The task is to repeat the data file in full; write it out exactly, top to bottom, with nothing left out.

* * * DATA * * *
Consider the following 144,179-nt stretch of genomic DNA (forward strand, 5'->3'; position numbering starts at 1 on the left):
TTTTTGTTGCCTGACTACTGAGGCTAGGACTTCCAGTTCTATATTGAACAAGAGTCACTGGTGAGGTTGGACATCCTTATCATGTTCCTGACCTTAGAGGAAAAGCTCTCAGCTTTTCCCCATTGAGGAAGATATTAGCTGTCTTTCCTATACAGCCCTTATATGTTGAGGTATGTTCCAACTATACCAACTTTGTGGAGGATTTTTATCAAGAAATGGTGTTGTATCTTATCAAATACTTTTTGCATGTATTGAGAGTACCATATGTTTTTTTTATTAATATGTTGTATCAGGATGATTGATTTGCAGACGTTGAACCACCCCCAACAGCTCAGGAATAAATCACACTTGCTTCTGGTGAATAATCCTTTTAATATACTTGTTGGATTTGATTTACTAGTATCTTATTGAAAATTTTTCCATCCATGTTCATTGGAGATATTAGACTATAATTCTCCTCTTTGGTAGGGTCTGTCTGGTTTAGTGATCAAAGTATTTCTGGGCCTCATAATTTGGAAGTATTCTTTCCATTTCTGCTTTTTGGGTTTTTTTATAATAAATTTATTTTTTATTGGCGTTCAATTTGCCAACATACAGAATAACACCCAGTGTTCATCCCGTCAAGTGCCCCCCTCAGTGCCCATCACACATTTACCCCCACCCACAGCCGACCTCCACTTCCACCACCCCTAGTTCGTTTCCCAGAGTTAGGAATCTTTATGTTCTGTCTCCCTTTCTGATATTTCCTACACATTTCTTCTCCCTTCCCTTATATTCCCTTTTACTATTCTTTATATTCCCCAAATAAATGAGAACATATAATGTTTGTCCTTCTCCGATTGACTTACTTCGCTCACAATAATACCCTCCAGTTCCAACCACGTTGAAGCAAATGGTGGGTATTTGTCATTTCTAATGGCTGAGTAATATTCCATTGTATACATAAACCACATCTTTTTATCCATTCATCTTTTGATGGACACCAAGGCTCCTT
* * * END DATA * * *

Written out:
Consider the following 144,179-nt stretch of genomic DNA (forward strand, 5'->3'; position numbering starts at 1 on the left):
TTTTTGTTGCCTGACTACTGAGGCTAGGACTTCCAGTTCTATATTGAACAAGAGTCACTGGTGAGGTTGGACATCCTTATCATGTTCCTGACCTTAGAGGAAAAGCTCTCAGCTTTTCCCCATTGAGGAAGATATTAGCTGTCTTTCCTATACAGCCCTTATATGTTGAGGTATGTTCCAACTATACCAACTTTGTGGAGGATTTTTATCAAGAAATGGTGTTGTATCTTATCAAATACTTTTTGCATGTATTGAGAGTACCATATGTTTTTTTTATTAATATGTTGTATCAGGATGATTGATTTGCAGACGTTGAACCACCCCCAACAGCTCAGGAATAAATCACACTTGCTTCTGGTGAATAATCCTTTTAATATACTTGTTGGATTTGATTTACTAGTATCTTATTGAAAATTTTTCCATCCATGTTCATTGGAGATATTAGACTATAATTCTCCTCTTTGGTAGGGTCTGTCTGGTTTAGTGATCAAAGTATTTCTGGGCCTCATAATTTGGAAGTATTCTTTCCATTTCTGCTTTTTGGGTTTTTTTATAATAAATTTATTTTTTATTGGCGTTCAATTTGCCAACATACAGAATAACACCCAGTGTTCATCCCGTCAAGTGCCCCCCTCAGTGCCCATCACACATTTACCCCCACCCACAGCCGACCTCCACTTCCACCACCCCTAGTTCGTTTCCCAGAGTTAGGAATCTTTATGTTCTGTCTCCCTTTCTGATATTTCCTACACATTTCTTCTCCCTTCCCTTATATTCCCTTTTACTATTCTTTATATTCCCCAAATAAATGAGAACATATAATGTTTGTCCTTCTCCGATTGACTTACTTCGCTCACAATAATACCCTCCAGTTCCAACCACGTTGAAGCAAATGGTGGGTATTTGTCATTTCTAATGGCTGAGTAATATTCCATTGTATACATAAACCACATCTTTTTATCCATTCATCTTTTGATGGACACCAAGGCTCCTT